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Respiratory Syncytial Virus (RSV) Antivirals
Recombinant monoclonal antibody that provides passive immunity against respiratory syncytial virus (RSV)Used for the prevention of RSV in high risk infants and childrenMore potent and convenient than RespiGam
Palivizumab (Murine)/Synagis Intramuscular Inj Sol: 0.5mL, 1mL, 50mg, 100mg
15 mg/kg/dose IM once monthly. Administer the first dose prior to commencement of RSV season and continue monthly throughout the RSV season. Limit to no more than 5 monthly doses per RSV season. If the patient undergoes cardiopulmonary bypass or extracorporeal membrane oxygenation, administer 15 mg/kg IM of palivizumab as soon as possible after the procedure, even if it has been less than 1 month since the previous dose.
Limited data suggest 15 mg/kg IV once monthly may be effective; dilution of the palivizumab liquid solution is necessary prior to administration. In early clinical trials, palivizumab was administered via the intravenous route. However, to improve the ease of administration, subsequent studies were performed using the intramuscular route. In pharmacokinetic studies of infants and children, a dose of 15 mg/kg IV provided therapeutic serum concentrations within 1 hour of administration. The remaining pharmacokinetic profile over 60 days was similar to that seen after intramuscular administration of 15 mg/kg.
Safety and efficacy have not been established.
> 2 years: Safety and efficacy have not been established.<= 2 years: 15 mg/kg/dose IM.
15 mg/kg/dose IM.
Specific guidelines for dosage adjustments for hepatic impairment are not available; it appears that no dosage adjustments are needed.
Specific guidelines for dosage adjustments in renal impairment are not available; it appears that no dosage adjustments are needed.
NOTE: The rubber stopper used to seal vials of palivizumab liquid solution for injection does not contain latex.Visually inspect parenteral products for particulate matter and discoloration prior to administration whenever solution and container permit.Do not shake or vigorously agitate the vial.The solution for injection is preservative-free and is supplied as single-use vials. Discard any unused portion.Administer the dose immediately after withdrawing from the vial into a sterile syringe.Previously, to minimize product wastage when only the 100 mg vials were available, the American Academy of Pediatrics suggested that prescribers arrange for palivizumab administration so that 2 or more eligible patients could receive the injections within the 6-hour period after opening a palivizumab vial.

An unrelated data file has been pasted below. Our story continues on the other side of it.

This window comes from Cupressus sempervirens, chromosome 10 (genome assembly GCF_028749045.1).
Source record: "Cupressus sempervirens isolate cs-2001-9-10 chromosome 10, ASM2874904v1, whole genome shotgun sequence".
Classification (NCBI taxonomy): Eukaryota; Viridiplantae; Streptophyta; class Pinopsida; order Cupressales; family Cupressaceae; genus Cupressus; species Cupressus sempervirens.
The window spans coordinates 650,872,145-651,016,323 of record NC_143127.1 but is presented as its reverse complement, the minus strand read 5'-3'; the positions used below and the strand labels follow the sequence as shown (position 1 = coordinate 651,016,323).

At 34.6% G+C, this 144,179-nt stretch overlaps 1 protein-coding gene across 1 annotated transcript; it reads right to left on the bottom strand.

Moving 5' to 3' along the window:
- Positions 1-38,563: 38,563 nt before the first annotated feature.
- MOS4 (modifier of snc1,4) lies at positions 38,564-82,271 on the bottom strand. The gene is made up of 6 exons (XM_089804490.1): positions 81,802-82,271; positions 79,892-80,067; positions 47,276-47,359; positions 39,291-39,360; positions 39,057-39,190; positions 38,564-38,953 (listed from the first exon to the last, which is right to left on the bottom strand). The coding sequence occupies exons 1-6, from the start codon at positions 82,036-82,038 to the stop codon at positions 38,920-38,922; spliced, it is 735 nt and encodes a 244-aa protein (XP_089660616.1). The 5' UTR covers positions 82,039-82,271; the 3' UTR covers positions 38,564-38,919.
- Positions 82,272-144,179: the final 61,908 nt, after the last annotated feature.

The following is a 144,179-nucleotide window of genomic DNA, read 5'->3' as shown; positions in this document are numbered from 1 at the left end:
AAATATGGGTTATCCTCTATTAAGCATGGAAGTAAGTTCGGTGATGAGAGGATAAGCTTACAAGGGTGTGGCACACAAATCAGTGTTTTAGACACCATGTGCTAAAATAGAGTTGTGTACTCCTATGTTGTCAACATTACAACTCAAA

NOTE: Palivizumab is not approved by the FDA for intravenous administration.NOTE: In early clinical trials, lyophilized palivizumab was administered via the intravenous route. However, to improve the ease of administration, subsequent studies were performed using the intramuscular route. In pharmacokinetic studies of infants and children, a dose of 15 mg/kg IV provided therapeutic serum concentrations within one hour of administration. The remaining pharmacokinetic profile over 60 days was similar to that seen after intramuscular administration of 15 mg/kg.Dilute liquid solution for injection by adding 5 ml of sterile water for injection or D5W to a 100 mg vial or 2.5 ml of sterile water for injection or D5W to a 50 mg vial. The resulting concentration is 20 mg/ml. The use of D5W as the diluent raises the osmolality closer to an isotonic solution. The final osmolality of the 20 mg/ml dilution using D5W is 224 mOsm/kg.Use of a filter is not necessary. Administer at a rate of 1—2 ml/min (20—40 mg/min). Flush the IV line with a small amount of D5W prior to and after administration.
Do not dilute the solution for injection prior to intramuscular administration.In neonates, infants, and small children: Intramuscular injections should be made into the anterolateral muscles of the thigh. In order to avoid injury to the sciatic nerves, injection into the upper outer quadrant of the gluteus maximus is not recommended.Dosages greater than 1 ml should be divided and injected into different sites.Aspirate prior to injection to avoid administration into a blood vessel. If a vessel is penetrated, withdraw the needle and use a new syringe and needle at a different injection site.